End-to-End Testing With Cypress


Intro:

End-to-end testing can be intimidating. There are different reasons for this intimidation, but ultimately it’s the initial lack of speed when setting up end-to-end testing on a project. That’s where Cypress comes in handy. With Cypress, you can quickly and easily implement crucial tests that help allow for a higher quality product with better integrity. In this article, we will review the initial setup of Cypress, creating a test with Cypress, and expanding the testing further with some real-life use cases.

Prerequisites:

  • Node.js installed
  • Some JavaScript knowledge will be helpful

Initial Setup:

Setting up Cypress is fairly straightforward.

npm install cypress --save-dev

Cypress is now installed in your project directory as a dependency. Next, we will open the Cypress testing interface and this will add example tests to your project.

You can run this command to open the Cypress testing interface. This interface will list all the tests available in your project.

$(npm bin)/cypress open

Example Cypress tests in Cypress interface

In your project root directory, you will see a folder labeled “cypress”, the integration folder contains all the example test specs.

These example test specs are fantastic to review the different use cases. I’d recommend after installing Cypress, creating a few core tests needed for your application.

Creating a test:

In the integrations folder let’s create a folder called core_elements, in this folder, we will write tests to check that our website has the HTML elements we need. Next, let’s create a test called footer.spec.js. We will use this test to check that our website has a footer with the expected elements.

Cypress uses JavaScript for its tests, making it very easy for anyone who knows a little JavaScript. Some things can be comparable to jQuery like how the selectors work, so some of the syntaxes might look familiar if you also know jQuery, if not that’s okay too!

Here is an example test in which we will check if this current website has a footer and as a bonus, we will check for a social media link.

/// <reference types="cypress" />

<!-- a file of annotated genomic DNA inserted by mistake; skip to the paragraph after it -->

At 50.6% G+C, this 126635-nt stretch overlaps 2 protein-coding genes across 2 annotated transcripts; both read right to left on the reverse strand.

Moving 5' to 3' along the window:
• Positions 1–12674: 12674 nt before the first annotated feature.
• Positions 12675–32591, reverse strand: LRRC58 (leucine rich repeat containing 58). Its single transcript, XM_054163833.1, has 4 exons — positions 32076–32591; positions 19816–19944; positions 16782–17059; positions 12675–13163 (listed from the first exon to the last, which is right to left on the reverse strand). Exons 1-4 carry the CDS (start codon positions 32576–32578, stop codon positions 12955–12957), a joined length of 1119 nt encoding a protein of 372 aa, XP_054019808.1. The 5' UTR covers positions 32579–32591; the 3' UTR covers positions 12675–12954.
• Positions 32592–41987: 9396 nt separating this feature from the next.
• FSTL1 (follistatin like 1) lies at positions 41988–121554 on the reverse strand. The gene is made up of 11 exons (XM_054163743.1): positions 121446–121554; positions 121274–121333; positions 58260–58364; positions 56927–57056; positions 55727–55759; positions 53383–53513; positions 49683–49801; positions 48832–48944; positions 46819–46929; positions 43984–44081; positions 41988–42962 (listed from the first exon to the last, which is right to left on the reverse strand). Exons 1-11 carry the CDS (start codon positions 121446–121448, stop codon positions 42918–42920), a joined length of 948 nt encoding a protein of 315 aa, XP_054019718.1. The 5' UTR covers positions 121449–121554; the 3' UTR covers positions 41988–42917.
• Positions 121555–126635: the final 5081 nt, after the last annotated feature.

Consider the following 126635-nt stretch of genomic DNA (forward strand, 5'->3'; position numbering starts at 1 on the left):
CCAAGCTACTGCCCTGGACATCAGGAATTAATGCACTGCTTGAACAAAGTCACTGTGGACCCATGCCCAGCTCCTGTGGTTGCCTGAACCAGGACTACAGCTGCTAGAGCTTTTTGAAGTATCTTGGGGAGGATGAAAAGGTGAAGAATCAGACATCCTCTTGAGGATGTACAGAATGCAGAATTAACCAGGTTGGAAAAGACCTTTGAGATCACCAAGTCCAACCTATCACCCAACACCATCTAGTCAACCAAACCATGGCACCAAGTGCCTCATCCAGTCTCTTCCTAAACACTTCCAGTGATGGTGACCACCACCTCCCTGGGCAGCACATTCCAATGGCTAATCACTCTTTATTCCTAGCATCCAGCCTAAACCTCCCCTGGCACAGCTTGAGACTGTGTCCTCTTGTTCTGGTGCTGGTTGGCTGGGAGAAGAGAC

context('Homepage', () => {
  // Before each test, visit the local homepage
  beforeEach(() => {
    cy.visit('http://localhost:8000')
    // If we had a baseUrl set we could do this instead
    // cy.visit('/')
  })

  // Check that a footer exists
  it('Has a footer', () => {
    cy.get('footer').should('exist')
  })

  // Check that a twitter link exists in the footer
  it('Has a twitter link in the footer', () => {
    cy.get('footer .social--twitter').should('exist')
  })
})

Notice the beforeEach brings our test to the page we want to test, then we are using the get() function to evaluate the document element.

In the Cypress interface, this test can be run and a visual output of the test will be displayed.

Example footer test

This is a very simple example, next we will discuss some more realistic use cases you might be able to apply to your project.

Use cases:

Cypress has a wide variety of use cases, on the libraries’ website they have a great list of recipes.

Here are a few great example use cases that can quickly impact your website. Let’s take a look at some example code for each test type.

  • Testing login
  • Linting inline CSS elements
  • Continuous integration

Testing login:

In this login example, we make an XHR request. Alternatively, you could fill in the actual form interface with the Cypress type() function.

/// <reference types="cypress" />

describe('Logging in using XHR request', function () {
  const username = 'testUsername'
  const password = 'testPassword'

  it('can bypass the UI and still log in', function () {
    cy.request({
      method: 'POST',
      url: 'http://localhost:8000/login',
      body: {
        username,
        password,
      },
    })

    // Check for session cookie
    cy.getCookie('your-site-session-cookie').should('exist')

    // Visit the page behind the authentication
    cy.visit('/profile')
    cy.contains('h1', username)
  })
})

After you set up a working login test with your website, you may want a custom login function that you would call before any tests that require the user to be logged in.

In cypress/support/commands.js you can add a custom function like this:

// Default form login